The word had been whispered by a child. Dean's child. Caomhnóir. Castiel knew immediately that the child was right; he was no longer the guardian of their lives. Dean had assumed that role long ago, Castiel had just failed to see it. And Dean had failed to believe it. They'd been blindly living a truth. And it had taken a child to remove the film from their eyes and show them what was real.
But even knowing that his role, his place in their lives had altered from guard to watcher, Castiel was still unable to slip back into the energy where he'd existed peacefully unaware. He simply couldn't leave. So, he continued what he'd done most of their lives: he observed, he catalogued.
Years passed and the Winchesters adjusted to a new way of living, a new way of looking at the world. Unions were made and children were born and the Winchester brothers learned that happiness – that hope – could actually exist for them.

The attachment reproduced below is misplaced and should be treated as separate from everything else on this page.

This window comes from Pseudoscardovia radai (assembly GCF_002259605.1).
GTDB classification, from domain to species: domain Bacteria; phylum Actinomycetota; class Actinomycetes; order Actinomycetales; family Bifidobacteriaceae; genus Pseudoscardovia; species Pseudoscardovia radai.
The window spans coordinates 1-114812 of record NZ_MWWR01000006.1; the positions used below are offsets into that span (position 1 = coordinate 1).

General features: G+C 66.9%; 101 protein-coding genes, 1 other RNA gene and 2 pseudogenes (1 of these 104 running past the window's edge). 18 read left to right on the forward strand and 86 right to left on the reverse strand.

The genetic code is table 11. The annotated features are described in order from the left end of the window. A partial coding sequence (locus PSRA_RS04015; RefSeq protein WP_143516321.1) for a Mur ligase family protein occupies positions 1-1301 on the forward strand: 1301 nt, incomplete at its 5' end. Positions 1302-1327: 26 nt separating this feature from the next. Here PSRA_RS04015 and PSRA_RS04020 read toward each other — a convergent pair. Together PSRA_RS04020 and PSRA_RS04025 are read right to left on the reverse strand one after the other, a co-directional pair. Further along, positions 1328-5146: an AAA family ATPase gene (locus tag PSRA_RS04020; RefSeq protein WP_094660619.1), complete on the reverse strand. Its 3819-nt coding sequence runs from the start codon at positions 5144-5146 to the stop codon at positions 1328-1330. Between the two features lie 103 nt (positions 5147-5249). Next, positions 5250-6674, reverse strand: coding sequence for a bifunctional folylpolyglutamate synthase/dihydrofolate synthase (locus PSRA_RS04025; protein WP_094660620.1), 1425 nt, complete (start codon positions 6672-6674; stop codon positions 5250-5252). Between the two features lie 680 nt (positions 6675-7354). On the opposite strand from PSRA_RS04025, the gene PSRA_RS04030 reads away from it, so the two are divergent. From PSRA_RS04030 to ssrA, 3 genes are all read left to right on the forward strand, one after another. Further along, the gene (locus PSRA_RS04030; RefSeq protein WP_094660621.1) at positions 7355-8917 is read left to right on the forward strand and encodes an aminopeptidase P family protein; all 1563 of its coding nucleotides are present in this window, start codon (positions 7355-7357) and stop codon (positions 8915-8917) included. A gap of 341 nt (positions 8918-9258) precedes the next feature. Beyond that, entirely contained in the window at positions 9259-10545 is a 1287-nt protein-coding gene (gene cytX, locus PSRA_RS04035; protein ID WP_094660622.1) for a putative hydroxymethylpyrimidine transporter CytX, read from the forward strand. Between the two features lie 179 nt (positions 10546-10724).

Castiel was alternately amused and amazed at the changes he saw and the ways in which the brothers accommodated each other. Their hands never really healed. Sam adjusted his way of typing so that he could still complete the hunting database, and that therapy led to a decision to begin documenting their lives. He began the story with the moment Dean came to Stanford and asked him to help locate their father, but then realized that their journey together had started long before that.
Passages would sink into Sam's mind at odd times: while he slept, while he spoke with his wife, while he watched his children. But most often, Castiel realized, they'd come to him when he was with Dean.